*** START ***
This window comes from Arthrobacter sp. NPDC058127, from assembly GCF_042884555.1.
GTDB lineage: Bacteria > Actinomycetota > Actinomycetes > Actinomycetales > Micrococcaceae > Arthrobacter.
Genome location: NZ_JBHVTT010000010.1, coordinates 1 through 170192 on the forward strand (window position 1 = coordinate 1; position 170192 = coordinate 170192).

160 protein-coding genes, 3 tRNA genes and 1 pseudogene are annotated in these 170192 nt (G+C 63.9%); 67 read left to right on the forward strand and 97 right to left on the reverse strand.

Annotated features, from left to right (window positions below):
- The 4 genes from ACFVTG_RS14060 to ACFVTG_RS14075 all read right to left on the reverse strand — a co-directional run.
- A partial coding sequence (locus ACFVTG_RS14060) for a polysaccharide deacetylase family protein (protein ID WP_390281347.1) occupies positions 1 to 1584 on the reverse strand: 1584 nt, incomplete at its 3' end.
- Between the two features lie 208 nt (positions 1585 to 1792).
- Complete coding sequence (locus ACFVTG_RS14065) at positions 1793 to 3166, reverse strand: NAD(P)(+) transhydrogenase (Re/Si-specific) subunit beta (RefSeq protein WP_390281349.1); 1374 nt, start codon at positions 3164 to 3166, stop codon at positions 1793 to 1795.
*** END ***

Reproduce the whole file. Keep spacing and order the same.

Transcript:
This window comes from Arthrobacter sp. NPDC058127, from assembly GCF_042884555.1.
GTDB lineage: Bacteria > Actinomycetota > Actinomycetes > Actinomycetales > Micrococcaceae > Arthrobacter.
Genome location: NZ_JBHVTT010000010.1, coordinates 1 through 170192 on the forward strand (window position 1 = coordinate 1; position 170192 = coordinate 170192).

160 protein-coding genes, 3 tRNA genes and 1 pseudogene are annotated in these 170192 nt (G+C 63.9%); 67 read left to right on the forward strand and 97 right to left on the reverse strand.

Annotated features, from left to right (window positions below):
- The 4 genes from ACFVTG_RS14060 to ACFVTG_RS14075 all read right to left on the reverse strand — a co-directional run.
- A partial coding sequence (locus ACFVTG_RS14060) for a polysaccharide deacetylase family protein (protein ID WP_390281347.1) occupies positions 1 to 1584 on the reverse strand: 1584 nt, incomplete at its 3' end.
- Between the two features lie 208 nt (positions 1585 to 1792).
- Complete coding sequence (locus ACFVTG_RS14065) at positions 1793 to 3166, reverse strand: NAD(P)(+) transhydrogenase (Re/Si-specific) subunit beta (RefSeq protein WP_390281349.1); 1374 nt, start codon at positions 3164 to 3166, stop codon at positions 1793 to 1795.